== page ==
"That would make a great 'House' episode!"
Is diagnosis an art or a science? Physicians Lisa Sanders and John Sotos say the answer is both. As technical advisers to the hit TV drama "House, M.D.," the two doctors are experts on the subject, having spent the last few years turning the medical science of diagnosis into art.
While he was still a medical resident, Sotos, a tall, lanky Johns Hopkins-trained cardiologist, wrote a handbook for doctors called, "Zebra Cards: An Aid to Obscure Diagnosis." It includes a list of symptoms on one side, and a likely diagnosis on the reverse. "Zebras" are what doctors call diseases that aren't always what they seem to be at first. (But Sotos is quick to caution that sometimes, the symptoms of a cold are just that.)
The term has its roots in an adage attributed to Dr. Theodore E. Woodward, late professor of medicine at the University of Maryland, who told his students, "If you hear hoof-beats behind you, don't expect to see a zebra."
Sotos' handbook has been carried by scores of medical students during their training, including it turns out, Lisa Sanders. Sanders, an athletic mother of teenage girls is a high-energy assistant professor at Yale Medical School, a columnist and blogger for the New York Times Sunday Magazine, and the author of the bestseller "Every Patient Tells a Story." In the midst of a successful stint as a television producer for CBS News -- including researching and investigating medical stories -- Sanders decided to switch careers and become a doctor. Her communication skills serve her well as a physician. The infection she is most likely to pass on to fellow doctors and patients during her rounds at the Waterbury, CT community hospital is a tendency to use the adjective "fantastic"-- with an emphasis on the second syllable.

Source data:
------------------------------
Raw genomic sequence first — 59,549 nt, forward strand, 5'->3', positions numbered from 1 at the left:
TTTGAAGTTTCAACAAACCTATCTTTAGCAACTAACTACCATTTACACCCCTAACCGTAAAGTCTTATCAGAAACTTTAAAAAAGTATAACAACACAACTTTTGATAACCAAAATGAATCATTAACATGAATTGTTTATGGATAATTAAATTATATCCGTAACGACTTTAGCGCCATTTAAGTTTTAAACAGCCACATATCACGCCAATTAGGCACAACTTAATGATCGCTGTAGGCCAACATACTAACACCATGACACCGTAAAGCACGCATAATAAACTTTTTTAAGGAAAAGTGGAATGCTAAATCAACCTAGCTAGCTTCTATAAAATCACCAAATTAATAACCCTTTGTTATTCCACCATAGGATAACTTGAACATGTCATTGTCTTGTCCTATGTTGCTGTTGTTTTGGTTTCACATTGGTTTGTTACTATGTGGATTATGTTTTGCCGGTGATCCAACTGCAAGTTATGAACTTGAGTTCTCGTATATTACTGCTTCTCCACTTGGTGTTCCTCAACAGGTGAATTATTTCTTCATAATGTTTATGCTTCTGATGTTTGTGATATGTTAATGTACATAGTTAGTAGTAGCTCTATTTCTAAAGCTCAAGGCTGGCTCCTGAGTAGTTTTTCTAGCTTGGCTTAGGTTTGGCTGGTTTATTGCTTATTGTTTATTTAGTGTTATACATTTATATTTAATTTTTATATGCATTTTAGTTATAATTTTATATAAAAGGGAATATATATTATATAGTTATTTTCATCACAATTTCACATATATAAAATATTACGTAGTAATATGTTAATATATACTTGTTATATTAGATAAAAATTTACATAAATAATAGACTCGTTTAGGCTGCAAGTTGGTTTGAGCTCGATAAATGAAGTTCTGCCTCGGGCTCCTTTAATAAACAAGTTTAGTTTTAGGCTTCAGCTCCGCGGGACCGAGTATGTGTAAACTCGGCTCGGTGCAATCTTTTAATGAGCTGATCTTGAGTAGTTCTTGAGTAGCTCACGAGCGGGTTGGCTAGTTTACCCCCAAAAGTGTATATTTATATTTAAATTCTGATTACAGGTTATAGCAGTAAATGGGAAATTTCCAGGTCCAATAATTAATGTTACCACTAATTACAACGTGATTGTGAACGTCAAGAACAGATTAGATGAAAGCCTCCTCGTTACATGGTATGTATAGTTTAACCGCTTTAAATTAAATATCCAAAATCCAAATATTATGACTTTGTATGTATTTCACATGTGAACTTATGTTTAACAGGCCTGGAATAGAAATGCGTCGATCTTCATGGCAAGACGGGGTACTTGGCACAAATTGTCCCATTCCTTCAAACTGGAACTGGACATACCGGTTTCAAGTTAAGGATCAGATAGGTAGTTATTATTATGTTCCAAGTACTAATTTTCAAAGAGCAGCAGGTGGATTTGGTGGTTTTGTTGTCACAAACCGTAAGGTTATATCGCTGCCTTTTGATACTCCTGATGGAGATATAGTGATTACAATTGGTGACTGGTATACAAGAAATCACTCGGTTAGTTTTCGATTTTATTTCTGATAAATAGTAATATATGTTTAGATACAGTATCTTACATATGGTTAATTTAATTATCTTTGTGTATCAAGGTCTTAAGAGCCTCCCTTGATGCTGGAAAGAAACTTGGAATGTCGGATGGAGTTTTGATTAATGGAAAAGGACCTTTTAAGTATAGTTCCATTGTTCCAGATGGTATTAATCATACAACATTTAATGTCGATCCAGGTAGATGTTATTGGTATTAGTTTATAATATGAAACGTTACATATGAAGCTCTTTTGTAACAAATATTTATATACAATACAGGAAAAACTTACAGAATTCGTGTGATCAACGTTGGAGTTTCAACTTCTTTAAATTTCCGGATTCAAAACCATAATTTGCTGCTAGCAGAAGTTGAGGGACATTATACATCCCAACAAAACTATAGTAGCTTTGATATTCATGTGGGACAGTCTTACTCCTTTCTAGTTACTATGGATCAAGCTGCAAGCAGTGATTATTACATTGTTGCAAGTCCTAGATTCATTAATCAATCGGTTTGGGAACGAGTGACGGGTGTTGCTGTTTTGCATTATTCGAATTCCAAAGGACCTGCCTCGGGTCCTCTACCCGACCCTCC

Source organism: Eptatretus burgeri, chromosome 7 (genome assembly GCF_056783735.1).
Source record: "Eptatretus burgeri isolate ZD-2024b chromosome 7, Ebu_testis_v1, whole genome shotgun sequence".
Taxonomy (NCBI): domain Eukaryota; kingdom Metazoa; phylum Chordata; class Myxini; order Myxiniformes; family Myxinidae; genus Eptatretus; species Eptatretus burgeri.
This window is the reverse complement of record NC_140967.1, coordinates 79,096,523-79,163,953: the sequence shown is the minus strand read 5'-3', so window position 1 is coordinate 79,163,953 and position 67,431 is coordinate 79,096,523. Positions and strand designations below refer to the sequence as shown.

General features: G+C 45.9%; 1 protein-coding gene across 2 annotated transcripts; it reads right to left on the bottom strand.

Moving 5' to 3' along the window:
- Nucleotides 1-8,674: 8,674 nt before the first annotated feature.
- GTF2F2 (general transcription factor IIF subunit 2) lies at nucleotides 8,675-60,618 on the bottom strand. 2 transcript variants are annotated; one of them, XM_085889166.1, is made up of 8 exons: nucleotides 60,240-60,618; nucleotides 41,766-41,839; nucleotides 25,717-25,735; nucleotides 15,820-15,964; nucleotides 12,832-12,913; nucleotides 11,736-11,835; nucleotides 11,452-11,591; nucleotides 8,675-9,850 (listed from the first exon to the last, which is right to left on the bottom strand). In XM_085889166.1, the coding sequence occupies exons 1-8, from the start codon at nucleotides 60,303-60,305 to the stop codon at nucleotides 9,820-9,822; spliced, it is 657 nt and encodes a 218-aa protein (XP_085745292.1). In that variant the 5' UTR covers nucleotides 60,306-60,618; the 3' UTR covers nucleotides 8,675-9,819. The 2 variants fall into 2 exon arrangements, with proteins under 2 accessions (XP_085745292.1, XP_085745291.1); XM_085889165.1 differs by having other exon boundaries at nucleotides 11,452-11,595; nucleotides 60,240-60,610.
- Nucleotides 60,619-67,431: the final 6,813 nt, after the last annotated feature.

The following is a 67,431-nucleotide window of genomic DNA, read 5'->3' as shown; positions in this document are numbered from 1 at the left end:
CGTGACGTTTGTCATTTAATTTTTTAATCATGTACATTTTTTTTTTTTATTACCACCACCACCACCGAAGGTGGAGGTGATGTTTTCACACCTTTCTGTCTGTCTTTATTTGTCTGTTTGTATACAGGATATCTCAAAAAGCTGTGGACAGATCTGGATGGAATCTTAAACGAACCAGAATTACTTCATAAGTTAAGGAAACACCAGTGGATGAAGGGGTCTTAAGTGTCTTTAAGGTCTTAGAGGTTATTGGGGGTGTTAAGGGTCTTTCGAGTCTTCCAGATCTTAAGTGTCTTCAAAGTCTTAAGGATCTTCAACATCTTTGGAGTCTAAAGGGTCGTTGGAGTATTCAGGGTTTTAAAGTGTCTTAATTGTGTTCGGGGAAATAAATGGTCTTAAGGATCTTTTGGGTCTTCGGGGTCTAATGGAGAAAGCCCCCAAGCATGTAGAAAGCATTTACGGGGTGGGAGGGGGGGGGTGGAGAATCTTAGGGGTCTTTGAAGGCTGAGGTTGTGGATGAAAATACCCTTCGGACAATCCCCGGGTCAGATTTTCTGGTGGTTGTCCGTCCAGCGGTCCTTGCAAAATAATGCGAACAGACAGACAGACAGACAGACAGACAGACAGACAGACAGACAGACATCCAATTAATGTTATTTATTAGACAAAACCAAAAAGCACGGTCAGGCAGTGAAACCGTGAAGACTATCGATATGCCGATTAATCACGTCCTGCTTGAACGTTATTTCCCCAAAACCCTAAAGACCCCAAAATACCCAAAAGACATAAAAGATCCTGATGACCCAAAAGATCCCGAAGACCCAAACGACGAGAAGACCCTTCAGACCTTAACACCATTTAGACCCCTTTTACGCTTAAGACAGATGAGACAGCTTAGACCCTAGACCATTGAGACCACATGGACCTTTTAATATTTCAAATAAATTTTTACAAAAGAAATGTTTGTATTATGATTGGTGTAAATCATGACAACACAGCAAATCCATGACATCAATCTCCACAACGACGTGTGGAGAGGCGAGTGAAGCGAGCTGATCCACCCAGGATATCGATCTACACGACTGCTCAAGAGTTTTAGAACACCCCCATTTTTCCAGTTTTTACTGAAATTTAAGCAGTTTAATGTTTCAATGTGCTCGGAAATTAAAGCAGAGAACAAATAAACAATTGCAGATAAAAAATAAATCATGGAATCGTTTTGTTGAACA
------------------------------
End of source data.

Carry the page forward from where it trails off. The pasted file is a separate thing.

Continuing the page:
Fantastic are also the ailments Sanders and Sotos come up with for their fictional muse, Gregory House. That's because they both seem to enjoy the intellectual challenge of a mystery.
Sanders views herself as a sort of medical Sherlock Holmes, the fictional detective created by another physician, Sir Arthur Conan Doyle. She was recently invited to address the "Baker Street Irregulars," a Holmes fan group, which, with tongues firmly in cheek, pretends that all the characters Doyle created were quite real. Sanders' detailed presentation to the Irregulars posited her theory, complete with supporting "evidence," that Holmes was diagnosed with autism.
Sotos is not only a physician, a colonel in the California Air National Guard, and one of the creators of the pioneering medical website WebMD. He is also one of the leading experts on the health of the 16th President, Abraham Lincoln, and his book on the subject is encyclopedic. He has compiled a convincing case that Lincoln carried the gene of a rare inherited cancer syndrome that Sotos believes would have taken his life within a year of the end of the Civil War had an assassin's bullet not felled him.
Between the two of them, Sanders and Sotos have provided "House" with an array of bizarre and vexing scientific mysteries that happily--and unlike real life--are diagnosed successfully within the hour of every episode. And that is art.